Newton Valence January 2022

Working closely with the client to undertake a fish rescue; removing non-native goldfish (Carassius auratus) from the Newton Valence village pond, to assist recovery of the local common toad (Bufo bufo) population and enhance wider biodiversity at the site.

FiveRivers successfully completed the Newton Valence Pond fish removal in January 2022, capturing and removing a total of 1,587 goldfish. The FiveRivers field team received excellent feedback from the client.

Project requirements

The problem

Although widespread throughout mainland Britain, common toad are listed as a Species of Principal Importance under Section 41 of the Natural Environment and Rural Communities (NERC) Act (2006) due to recent population declines. Newton Valence is home to a toad migration route taken by over a thousand of these amphibians every year. In spring, the local toad population congregates at the village pond to breed, with females laying strings of toad spawn. Unfortunately, significant populations of non-native goldfish can dominate a waterbody such as a pond or small lake, impacting both aquatic habitat and water quality as they feed from the pond bed. During this process they uproot aquatic plants and stir up fine sediment, releasing nutrients and triggering a reduction in dissolved oxygen content, impacting conditions for other species, including juvenile lifestages of amphibians like the common toad.

As a small community conservation group, the Newton Valence Toad Patrol required FiveRivers to deliver a cost-effective and rigorous fish removal in a manner sensitive to wider aquatic ecology present within the pond.

Our approach

The solution

FiveRivers worked closely with Newton Valence Toad Patrol (with grant funding from the South Downs National Park Sustainable Communities Fund; a County Councillor Grant and an EHDC Councillor Grant) to ensure that all fish removal consents were sought and obtained in a timely manner; and to identify a suitable works programme and fish removal methodology. The removal was programmed to avoid sensitive periods for amphibians.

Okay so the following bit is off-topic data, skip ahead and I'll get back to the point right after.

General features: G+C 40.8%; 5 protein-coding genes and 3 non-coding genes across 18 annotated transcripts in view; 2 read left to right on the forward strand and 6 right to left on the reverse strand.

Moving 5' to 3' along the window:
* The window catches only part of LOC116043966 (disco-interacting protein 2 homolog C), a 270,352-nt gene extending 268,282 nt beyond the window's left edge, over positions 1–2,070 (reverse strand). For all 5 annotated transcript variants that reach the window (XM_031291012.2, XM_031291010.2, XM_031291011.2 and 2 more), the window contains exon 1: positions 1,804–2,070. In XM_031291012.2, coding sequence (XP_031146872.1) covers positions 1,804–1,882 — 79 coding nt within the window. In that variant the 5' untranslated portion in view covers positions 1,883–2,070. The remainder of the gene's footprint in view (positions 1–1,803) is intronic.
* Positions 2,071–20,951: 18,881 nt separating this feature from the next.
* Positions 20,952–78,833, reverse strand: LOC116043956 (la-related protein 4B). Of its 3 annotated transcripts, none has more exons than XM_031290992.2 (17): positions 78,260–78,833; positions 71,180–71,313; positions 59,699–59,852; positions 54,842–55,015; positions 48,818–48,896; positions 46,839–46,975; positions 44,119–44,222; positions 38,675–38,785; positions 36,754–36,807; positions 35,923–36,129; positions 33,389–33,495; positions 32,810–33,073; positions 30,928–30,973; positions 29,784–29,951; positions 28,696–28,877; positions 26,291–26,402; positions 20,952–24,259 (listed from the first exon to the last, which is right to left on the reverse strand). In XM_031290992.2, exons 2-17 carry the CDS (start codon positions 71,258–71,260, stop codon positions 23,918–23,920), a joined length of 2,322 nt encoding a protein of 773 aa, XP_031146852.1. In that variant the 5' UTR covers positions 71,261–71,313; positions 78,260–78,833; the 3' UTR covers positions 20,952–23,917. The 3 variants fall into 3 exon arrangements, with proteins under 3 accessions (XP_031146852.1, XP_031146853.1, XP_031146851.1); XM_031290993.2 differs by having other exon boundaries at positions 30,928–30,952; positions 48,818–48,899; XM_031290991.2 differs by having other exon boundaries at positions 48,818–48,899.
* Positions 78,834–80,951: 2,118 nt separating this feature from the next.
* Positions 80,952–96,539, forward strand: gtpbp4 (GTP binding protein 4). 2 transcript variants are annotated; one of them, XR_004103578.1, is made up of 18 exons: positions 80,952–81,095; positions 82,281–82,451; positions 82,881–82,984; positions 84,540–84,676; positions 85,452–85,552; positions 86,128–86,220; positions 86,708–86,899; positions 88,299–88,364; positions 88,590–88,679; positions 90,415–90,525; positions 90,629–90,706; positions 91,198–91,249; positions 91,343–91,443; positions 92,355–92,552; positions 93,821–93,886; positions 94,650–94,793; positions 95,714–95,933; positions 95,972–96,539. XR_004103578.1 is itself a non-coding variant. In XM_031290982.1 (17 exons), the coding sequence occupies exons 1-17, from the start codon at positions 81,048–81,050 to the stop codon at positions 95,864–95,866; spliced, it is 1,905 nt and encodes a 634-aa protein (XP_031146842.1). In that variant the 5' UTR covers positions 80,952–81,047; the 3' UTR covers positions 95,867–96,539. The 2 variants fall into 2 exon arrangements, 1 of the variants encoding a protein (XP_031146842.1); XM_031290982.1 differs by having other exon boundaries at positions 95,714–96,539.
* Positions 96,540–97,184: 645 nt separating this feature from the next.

With a dedicated Project Manager and a field team of specialist aquatic ecologists, FiveRivers were able to efficiently remove the majority of goldfish from the pond, and expertly answer questions posed by passing members of the local community. Survey methodology involved a combination of seine netting and backpack electric fishing, with the pond sub-divided into smaller sections to aid capture efficiency.

Detailed data was captured on site to ensure the production of a thorough project summary report, including an overview of the number, size range (mm) and total weight (kg) of fish removed; a site description; water quality measurements; and a record of additional notable species.

Project outcomes

The results

FiveRivers successfully delivered the Newton Valence pond fish removal to programme and on budget, with excellent feedback from the Newton Valence Toad Patrol.

A total of 1,587 goldfish (total weight: 9.56 kg) were removed with potentially significant benefits in terms of native aquatic wildlife, habitat and water quality in the pond.

Additional species confirmed on site and returned unharmed included common rudd (Scardinius erythrophythalmus), smooth newt (Lissotriton vulgaris) and common frog (Rana temporaria). Interestingly, smooth newt were found in the pond, unusual for January (no-one told them they’re meant to be tucked up asleep under a log hibernating!)

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FiveRivers team were confronted with a difficult and sensitive job and exceeded all our expectations. They performed their challenging tasks with professionalism and good humour and taught us so much in the process about the consequences of non-native fish invading our waters. This information will stand us in good stead to educate others with real life examples. No one could have imagined that goldfish could proliferate so quickly and cause such devastation. Now we have the impetus and the evidence needed to drive forward our restoration project. We are also now much better informed and motivated to enhance and protect all the wildlife populations which need clean water and oxygen to thrive. There are other dried up ponds in the area, which could be providing vital wildlife habitat. We very much hope we can work with FiveRivers in future to restore these ponds as well.”
Victoria Ewart, Newton Valence Toad Patrol

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Tom Grayling

Director of Monitoring & New Business

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